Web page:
There were still other registers that may hold information but I was fast running out of time before the Records Office closed for the day and before that I wanted to check out the Kelly’s Business Directories for Devon. The 1902 Directory lists William Martin (the owner from 1907) as a General Carrier, and Carriage, Waggonette and Bus Proprietor. The same directory lists Richard Martin (owner from 1917) as Coach and Van Builder trading under the name of South Devon Carriage and Waggon Works, East Street, Newton Abbott. The 1906 Kelly’s Directory has an advert for William Martin that includes more of the services he carried out and shows that he had a number of branches for the business.

By now I had been in the Records Office for over 6 hours and was pushed out of the door at 5pm. I must go back as there are more sources of information to investigate. I mustn’t leave it another 12 years, but 3 years have already zoomed by since my last visit.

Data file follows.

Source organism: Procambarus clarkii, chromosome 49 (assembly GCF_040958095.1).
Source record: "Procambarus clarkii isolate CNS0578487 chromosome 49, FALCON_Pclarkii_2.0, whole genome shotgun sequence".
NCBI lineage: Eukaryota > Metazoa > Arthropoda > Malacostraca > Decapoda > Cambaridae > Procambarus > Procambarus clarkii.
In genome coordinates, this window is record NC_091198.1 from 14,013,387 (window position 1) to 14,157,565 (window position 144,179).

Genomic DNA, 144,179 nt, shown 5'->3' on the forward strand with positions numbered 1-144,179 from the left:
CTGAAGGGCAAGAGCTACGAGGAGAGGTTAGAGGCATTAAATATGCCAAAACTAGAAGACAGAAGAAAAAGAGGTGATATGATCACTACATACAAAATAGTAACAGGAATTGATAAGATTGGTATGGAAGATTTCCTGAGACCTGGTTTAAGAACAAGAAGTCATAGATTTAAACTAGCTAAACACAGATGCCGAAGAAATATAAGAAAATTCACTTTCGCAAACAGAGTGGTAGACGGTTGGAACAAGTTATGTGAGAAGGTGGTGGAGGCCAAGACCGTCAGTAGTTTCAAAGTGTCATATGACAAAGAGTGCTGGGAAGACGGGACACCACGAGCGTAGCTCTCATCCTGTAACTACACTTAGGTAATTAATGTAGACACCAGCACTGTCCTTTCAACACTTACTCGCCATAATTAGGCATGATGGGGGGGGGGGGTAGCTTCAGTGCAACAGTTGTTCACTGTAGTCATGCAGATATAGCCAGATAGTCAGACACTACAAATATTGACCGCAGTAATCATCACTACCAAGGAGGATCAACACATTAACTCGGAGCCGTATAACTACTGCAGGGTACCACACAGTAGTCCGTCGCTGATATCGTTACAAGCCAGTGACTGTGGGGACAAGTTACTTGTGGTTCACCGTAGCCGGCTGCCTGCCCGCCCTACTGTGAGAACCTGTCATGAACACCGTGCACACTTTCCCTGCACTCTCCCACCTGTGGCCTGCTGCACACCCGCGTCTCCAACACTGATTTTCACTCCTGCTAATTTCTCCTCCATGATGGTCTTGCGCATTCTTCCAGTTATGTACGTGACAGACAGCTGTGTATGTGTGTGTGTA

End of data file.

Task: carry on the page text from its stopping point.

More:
I failed in my original quest to find out of the first registration number for my Wolseley but have learned far more than I ever imagined and have thoroughly enjoyed the search so far. With no trace in the Devon records it seems likely that my car was originally registered elsewhere and didn’t arrive in Devon until 1907. It was fascinating to learn that it had at one time been a luggage van and later an open-back lorry. That would help to explain why a replacement car body was constructed in 1952 but it would still be good to know what condition it was found in at that time.

Wolseley did offer van bodywork and in The Motor Traction magazine of June 22nd, 1905 there is a four page report on the Wolseley 6 h.p. Light Van. Maybe I should put my car back to a van? Now that would certainly be an interesting project.

David Ralph